Climate goals to lift energy bills 10 percent - adviser
LONDON (Reuters) - Britain's low-carbon goals could increase household energy bills by 10 percent out to 2020, although costs need not rise if homeowners are encouraged to use heating controls and more efficient appliances and lighting, a government adviser said.
In a report, the Committee on Climate Change (CCC) said its best estimate showed the government's low-carbon policies will add 110 pounds to average household energy bills in 2020, compared with an average bill of 1,060 pounds in 2010.
Under a scenario with only "limited success" in achieving existing energy efficiency measures, however, bills could rise by nearly 20 percent.
"If we introduce new policies to stimulate energy efficiency improvement, then bills in 2020 could broadly be contained at current levels," said Adair Turner, chair of the CCC.
The CCC, which reports to parliament on the government's progress in reducing emissions, on Thursday published its first blanket analysis of how the government's climate policy could affect household energy bills.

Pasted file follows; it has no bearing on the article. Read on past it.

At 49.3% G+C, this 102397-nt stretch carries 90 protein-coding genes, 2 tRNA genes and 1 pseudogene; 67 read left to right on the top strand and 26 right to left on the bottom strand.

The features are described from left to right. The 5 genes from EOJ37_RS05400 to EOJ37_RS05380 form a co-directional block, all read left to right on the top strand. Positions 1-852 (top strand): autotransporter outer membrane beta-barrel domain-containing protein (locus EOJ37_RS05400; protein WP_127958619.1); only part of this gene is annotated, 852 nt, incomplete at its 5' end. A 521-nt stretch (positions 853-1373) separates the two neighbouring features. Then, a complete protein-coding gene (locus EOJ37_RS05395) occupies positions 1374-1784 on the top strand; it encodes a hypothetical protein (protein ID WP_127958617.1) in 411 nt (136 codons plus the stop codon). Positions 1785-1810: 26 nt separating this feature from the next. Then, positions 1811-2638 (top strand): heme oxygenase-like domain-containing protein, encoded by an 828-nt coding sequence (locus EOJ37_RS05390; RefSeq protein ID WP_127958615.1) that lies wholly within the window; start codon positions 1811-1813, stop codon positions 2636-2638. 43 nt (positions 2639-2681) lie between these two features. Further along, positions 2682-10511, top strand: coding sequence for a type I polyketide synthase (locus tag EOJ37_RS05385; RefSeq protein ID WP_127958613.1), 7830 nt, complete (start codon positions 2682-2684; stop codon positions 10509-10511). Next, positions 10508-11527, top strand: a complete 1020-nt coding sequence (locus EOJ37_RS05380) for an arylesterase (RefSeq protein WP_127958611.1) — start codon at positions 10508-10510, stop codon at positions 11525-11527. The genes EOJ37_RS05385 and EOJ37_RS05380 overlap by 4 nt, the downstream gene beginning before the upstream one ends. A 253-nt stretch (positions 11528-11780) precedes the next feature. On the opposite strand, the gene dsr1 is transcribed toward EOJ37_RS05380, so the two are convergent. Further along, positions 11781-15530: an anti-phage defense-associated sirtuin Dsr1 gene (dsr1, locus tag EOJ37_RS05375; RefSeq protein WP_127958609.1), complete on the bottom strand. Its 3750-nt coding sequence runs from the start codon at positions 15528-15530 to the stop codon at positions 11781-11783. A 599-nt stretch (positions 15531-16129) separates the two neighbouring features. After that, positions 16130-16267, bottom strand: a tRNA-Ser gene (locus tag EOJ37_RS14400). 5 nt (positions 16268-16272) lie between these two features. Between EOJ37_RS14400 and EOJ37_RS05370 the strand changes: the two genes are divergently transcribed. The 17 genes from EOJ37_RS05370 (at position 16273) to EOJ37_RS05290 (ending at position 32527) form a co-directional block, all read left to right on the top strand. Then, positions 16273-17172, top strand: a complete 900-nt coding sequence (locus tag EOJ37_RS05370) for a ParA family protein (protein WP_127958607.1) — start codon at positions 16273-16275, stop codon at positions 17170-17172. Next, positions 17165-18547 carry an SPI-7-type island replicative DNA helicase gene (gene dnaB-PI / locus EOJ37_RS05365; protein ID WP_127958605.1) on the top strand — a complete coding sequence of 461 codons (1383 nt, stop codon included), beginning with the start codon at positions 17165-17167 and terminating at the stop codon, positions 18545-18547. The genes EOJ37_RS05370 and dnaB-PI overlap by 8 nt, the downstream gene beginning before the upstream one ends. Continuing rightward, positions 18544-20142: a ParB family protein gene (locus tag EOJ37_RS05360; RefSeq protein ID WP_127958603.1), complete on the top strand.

"The Committee's findings disprove often repeated claims that recent bill increases are due to environmental policy costs and that major investments in low-carbon power capacity will drive dramatic bill increases over the next decade - as high as 3,000 pounds," it said in a statement.
Some 84 percent of UK households have dual-fuel energy bills, meaning they generally use gas for heating rather than electricity. This makes their energy bills vulnerable to spikes in wholesale gas prices, as was the case between 2004 and 2010.
But future energy costs could be offset by tougher measures to improve energy efficiency for homes using both gas and electricity, according to CCC.
Insulation and more efficient use of heating controls could curb gas consumption by around 8 percent, while the replacement of lights and appliances with the most efficient models could cut electricity consumption by 19 percent, it said.
The UK has one of the most ambitious climate targets in the world, with a 2050 goal of cutting greenhouse gas emissions by 80 percent from 1990 levels. It has set legally binding targets for four five-year periods to 2027, known as carbon budgets.
(Reporting by Jeff Coelho, editing by Jane Baird)
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